Arguments and support
To make a point is to argue for a conclusion. To argue for a conclusion, you provide support. Paragraphs are your main units of support for your point.
Particularly in persuasive writing, everything you write should move you closer to convincing your reader that your main point is worth believing or at least worthy of consideration. When you plan out a persuasive essay, you'll know your main point to begin with -- it's your motivation to write, after all. Then you'll assemble your supporting points, which will often take the form of paraphrases of paragraphs. Here's an example:
I want to write a persuasive essay arguing that the government should increase funding for bicycle lanes. That will be my main point: "Government should increase funding for bicycle lanes." (Whether you agree or not,) how might I support this point?
I could say that travel by bicycle:
- is good for the environment
- is a great way to get exercise
- doesn't impede other road traffic.
Each of these statements is, essentially, a paraphrase of a paragraph. For example:
Contrary to many opinions, travel by bicycle doesn't impede other road traffic. Since bicycles travel in the same direction and in nearly the same space as other road-users, they should be considered slow-moving vehicles rather than vehicles that slow traffic down. Impediments to the flow of traffic include pedestrian crossings, curves in the road, and traffic lights, as these either stop or slow vehicles already proceeding in one direction. If we provide facilities for slow-moving vehicles, then they feel the same effect within their specific facility. Furthermore, in heavy-use situations, bicycles often reach their destinations faster than other road users; it's not for nothing that bicycle messengers remain popular in urban environments.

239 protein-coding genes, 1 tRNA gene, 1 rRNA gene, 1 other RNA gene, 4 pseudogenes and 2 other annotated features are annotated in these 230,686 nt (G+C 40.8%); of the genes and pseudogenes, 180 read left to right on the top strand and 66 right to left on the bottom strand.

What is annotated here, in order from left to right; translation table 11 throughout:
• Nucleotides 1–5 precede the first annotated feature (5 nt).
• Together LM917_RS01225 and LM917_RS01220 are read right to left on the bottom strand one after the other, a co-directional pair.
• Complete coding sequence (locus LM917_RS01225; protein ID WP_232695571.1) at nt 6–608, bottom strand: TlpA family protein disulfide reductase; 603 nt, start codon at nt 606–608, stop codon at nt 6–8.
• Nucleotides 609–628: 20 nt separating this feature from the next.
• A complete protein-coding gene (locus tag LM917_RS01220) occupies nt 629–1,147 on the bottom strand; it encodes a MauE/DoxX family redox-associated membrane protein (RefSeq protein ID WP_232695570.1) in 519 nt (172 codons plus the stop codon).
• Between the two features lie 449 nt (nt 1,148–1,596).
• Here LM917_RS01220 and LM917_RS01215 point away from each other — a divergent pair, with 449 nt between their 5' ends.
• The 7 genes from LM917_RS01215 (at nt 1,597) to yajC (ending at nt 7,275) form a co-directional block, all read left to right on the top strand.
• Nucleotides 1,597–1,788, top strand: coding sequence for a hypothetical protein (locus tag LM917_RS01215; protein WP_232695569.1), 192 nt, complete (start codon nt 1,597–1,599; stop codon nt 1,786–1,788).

This is an elaboration of the point that bicycles don't impede other road traffic. Now, of course, one can contest this point with other points, but the lesson here is that, for planning purposes, the paraphrase of the paragraph is a concise way of considering the relationship between your supporting points and your main points. Elaborating on those paraphrases is much of the work you do as a writer.
Your development as a writer includes sharpening a skill at saying just enough but not too much. As always, this is a sensitivity to context, which simply takes time and experience -- and that's why we have so many external readings and exercises in a course like this!
In the case above, most of us will generally know that governments try to fund projects that have measurable social benefits; this goes without saying. Funding a project with a positive environmental impact would count toward this goal (usually). This also goes without saying. But there might be contexts in which this needs to be said. For example, if you're writing for an audience unfamiliar with the general principles of your government -- such as young people -- then you might need to make a few remarks about the civics of the situation. On the other hand, if you're talking to a group of Green Party members, elaborating on the positive environmental impact of travelling by bicycle is probably unnecessary, and worse, could be a distraction. Avoid this.
Notice also that each of your paraphrases of a paragraph might, itself, be a main point of yet another argument. The paragraph I wrote above is, essentially, an argument in favour of the point that bicycles do not impede the flow of traffic. And each point within that paragraph might be the main point of yet another, and so on and so on. Your task as the writer is to determine when the points you express are sufficiently fundamental that they require no further elaboration.
Again, experience enriches these skills. So with that, let's move on to a reading.